Several months ago, we had a discussion in our medical forum regarding medical mission work in Vietnam. The senior physicians had some reservation while the younger ones insisted that it was a must. A few young physicians in the group expressed surprise and maybe a bit of frustration at the senior members about their reservation. There was a notion among the young ones that the tide has changed, that we should forget about the past and move forward. It is a sensitive topic, and no one wants to sound politically incorrect.
Thus this writing, about mission and charity work in Vietnam. Since 1975, Vietnamese people have gone in different directions. Several millions are now all over the world. Many perished in concentration camps or in prisons, many died on the way to escape Vietnam, in the jungles, in the ocean. Over the last several years, thousands of students from Vietnam have gone abroad for study, mostly at college level. Lots of people visit Vietnam every year. Lots of mission and charity from all over the world, about 7 to 8 billions of dollars every year from the Vietnamese expatriates alone; special aids, loans, investment programs by many countries flow into Vietnam. By world standard, the majority of people in Vietnam are still poor, living in substandard conditions, especially in the rural areas, with poor health and education. On the other hand, many are extremely wealthy and successful. The world changes fast. Information passes by at light speed. Internet changes the way we connect. We are now different from each other, due to age, exposure… We eat different food, hear different stories, listen to different music, read different topics, and even speak different languages.
I am also of different background and exposure, thus my opinion is probably of "circumstantial bias" to a certain extent, thus this disclosure. I was born in the central war zone in Vietnam, and like most of my friends at the time, grew up with common wild idealistic and romantic dreams of the youth. I was in my first year of college in Saigon when North Vietnam communists took over the South in April 1975. Like many, I didn’t know much about Communism. Months later, I learned that communism theory was not what I saw in reality. Vices were exploited and flourished, and goodness suppressed. It was against humanity. I quit school, became a fisherman in the far south, and after several attempts, including one failed attempt when I was imprisoned, beaten and tortured, I was lucky to be on a boat, making its way to Malaysian the Spring of 1978. Nothing smelled better than the salty air of the ocean and freedom. I was full of gratitude. It has been more than 30 years now, lots of change. I have changed. Vietnam has changed. There are now more people, more development, more money…but also more issues. Personally, I have been lucky, got good education, married, now practicing medicine in US, and over the last several years had chance to do some charity work here and there.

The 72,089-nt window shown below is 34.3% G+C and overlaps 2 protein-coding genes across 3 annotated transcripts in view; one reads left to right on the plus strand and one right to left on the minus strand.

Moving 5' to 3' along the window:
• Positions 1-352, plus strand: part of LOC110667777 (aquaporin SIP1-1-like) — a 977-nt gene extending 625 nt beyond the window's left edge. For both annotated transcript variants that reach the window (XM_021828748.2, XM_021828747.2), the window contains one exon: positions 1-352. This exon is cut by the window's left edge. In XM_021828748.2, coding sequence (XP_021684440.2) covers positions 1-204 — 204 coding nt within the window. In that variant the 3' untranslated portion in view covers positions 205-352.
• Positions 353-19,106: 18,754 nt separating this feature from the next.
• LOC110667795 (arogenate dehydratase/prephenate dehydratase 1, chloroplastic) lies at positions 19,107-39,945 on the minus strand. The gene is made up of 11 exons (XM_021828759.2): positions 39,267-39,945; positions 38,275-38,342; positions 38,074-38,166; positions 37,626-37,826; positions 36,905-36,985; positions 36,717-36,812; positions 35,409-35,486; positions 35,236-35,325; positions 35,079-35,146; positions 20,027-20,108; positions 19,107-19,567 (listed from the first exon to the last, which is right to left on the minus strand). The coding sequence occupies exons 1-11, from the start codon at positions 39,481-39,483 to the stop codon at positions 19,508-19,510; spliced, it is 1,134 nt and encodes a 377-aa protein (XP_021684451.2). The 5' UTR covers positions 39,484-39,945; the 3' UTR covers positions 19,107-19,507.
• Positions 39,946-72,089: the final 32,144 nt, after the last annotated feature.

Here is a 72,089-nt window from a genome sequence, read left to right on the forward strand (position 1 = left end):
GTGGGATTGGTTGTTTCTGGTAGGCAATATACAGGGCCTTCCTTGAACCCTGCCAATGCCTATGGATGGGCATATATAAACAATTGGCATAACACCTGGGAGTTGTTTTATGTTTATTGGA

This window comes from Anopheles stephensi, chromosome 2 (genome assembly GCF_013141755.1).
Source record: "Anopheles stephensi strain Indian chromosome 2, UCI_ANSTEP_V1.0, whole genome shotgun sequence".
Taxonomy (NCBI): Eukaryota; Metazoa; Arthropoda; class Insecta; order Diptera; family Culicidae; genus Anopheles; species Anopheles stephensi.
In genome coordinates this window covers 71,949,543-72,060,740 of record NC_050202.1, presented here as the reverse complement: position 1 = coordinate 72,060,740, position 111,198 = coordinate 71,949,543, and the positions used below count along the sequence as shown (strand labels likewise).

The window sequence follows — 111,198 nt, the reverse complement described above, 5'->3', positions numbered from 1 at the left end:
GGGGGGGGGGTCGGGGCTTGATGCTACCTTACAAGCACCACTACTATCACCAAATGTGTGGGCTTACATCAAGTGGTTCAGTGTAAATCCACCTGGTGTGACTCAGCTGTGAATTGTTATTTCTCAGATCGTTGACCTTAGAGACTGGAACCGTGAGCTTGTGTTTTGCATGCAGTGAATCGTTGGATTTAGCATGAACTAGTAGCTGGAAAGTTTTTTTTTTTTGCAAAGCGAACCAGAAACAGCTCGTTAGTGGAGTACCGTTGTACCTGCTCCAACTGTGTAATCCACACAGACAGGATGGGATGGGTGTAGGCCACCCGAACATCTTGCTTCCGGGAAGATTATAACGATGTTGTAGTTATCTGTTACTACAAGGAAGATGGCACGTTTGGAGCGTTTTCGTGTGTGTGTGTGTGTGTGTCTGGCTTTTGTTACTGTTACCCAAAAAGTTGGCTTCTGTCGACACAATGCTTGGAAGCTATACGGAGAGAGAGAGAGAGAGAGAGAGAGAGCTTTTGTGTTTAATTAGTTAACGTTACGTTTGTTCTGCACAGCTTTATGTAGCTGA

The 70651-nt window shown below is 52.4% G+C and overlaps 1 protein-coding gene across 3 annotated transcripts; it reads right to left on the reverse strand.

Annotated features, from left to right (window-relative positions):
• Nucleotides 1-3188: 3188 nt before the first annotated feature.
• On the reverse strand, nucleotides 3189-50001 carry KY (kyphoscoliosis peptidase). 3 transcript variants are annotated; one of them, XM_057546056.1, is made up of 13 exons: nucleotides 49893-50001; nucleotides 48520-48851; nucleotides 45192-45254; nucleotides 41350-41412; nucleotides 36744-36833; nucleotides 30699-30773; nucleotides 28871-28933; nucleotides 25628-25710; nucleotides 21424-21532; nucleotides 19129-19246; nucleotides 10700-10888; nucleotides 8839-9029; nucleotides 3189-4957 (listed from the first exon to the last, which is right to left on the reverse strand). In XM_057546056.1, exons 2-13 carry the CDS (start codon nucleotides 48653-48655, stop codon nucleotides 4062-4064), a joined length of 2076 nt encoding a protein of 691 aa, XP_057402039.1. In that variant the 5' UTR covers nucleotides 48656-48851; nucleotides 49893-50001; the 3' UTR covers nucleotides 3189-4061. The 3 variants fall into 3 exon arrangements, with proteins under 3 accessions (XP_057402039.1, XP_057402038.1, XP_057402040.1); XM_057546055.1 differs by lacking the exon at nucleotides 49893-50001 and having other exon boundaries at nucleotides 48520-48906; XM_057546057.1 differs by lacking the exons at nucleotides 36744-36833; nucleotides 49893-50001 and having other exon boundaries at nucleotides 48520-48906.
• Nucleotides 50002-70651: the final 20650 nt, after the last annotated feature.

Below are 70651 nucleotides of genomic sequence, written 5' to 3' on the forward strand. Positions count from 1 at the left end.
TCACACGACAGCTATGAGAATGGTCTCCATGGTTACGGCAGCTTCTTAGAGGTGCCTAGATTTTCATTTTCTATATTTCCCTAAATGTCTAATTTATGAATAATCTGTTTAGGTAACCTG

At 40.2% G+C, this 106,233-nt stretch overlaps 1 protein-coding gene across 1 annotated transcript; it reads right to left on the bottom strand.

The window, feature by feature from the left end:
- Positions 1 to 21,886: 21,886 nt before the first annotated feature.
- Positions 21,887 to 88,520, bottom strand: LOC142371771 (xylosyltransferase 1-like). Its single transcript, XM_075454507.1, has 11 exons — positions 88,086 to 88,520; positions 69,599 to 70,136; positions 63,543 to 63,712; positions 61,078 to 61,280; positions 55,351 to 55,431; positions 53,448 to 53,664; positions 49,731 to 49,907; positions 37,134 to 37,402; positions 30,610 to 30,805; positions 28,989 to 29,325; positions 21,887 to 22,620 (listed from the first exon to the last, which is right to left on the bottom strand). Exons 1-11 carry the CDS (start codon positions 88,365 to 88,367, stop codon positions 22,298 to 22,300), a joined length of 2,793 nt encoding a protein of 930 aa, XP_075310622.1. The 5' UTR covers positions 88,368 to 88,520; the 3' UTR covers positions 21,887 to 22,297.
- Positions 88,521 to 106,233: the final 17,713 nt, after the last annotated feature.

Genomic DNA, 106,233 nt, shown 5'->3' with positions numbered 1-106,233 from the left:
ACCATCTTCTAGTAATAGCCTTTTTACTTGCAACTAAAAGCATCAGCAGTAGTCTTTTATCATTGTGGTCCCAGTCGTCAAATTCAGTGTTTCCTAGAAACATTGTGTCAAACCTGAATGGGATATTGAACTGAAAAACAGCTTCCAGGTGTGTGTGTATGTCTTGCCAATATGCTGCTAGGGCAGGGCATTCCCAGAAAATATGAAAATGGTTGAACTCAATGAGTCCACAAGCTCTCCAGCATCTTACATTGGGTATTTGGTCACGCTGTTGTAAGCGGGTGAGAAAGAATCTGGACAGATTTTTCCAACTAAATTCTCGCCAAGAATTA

Unfortunately, there is quite a bit of political tone and positioning in this writing, even when we just talk about charity work in Vietnam. Don't want to do that, but fate does not allow us to avoid politics when we talk about the past and its relevance to the present and future. Besides, communist regime has its hands in all social activities, including charity, unless you do it secretly. Also, a lot of my opinions here are geared toward the young people like my own children, the generations whom I assume may not have had the advantage of my or the older generation’s exposures; so for those who already knew about the story, please forgive me for wasting your time. For balance, I encourage you to search on line terms such as Vietnamese, Socialism, Communism, Marxism, Leninism, Viet Cong, Vietnam cultural revolution, land reform in Vietnam, Geneva agreements, 1954 and 1975 Vietnam exodus, Vietnam war, South Vietnam regime, the Tet offense in 1968, re-education camp, Vietnamese refugees, boat people, Viet kieu, mission works in Vietnam. Lots of writings these days regarding Vietnam over the past 30 to 40 years, as recalled by people who have been involved. Unfortunately, most of these writings are in Vietnamese, thus not quite accessible to young people who were born and grew up in other countries. A lot of strong opinions, some may be biased. You just have to dig in there, and form your own judgment. One easy and fun to read novel that you may consider is a small volume titled Animal Farm by George Orwell published in 1945, which depicted a story where pigs seized power from humans and governed other animals in a farm, with the goal to create an equalitarian society, later on about how idealism and a dream of utopia were betrayed along the course, poor and exploited animals continued to be poor and exploited. Several movies including cartoons were made out of this novel. You can you-tube online if you don’t have time to read (reading is still the best). Quite entertaining and amazingly still quite true!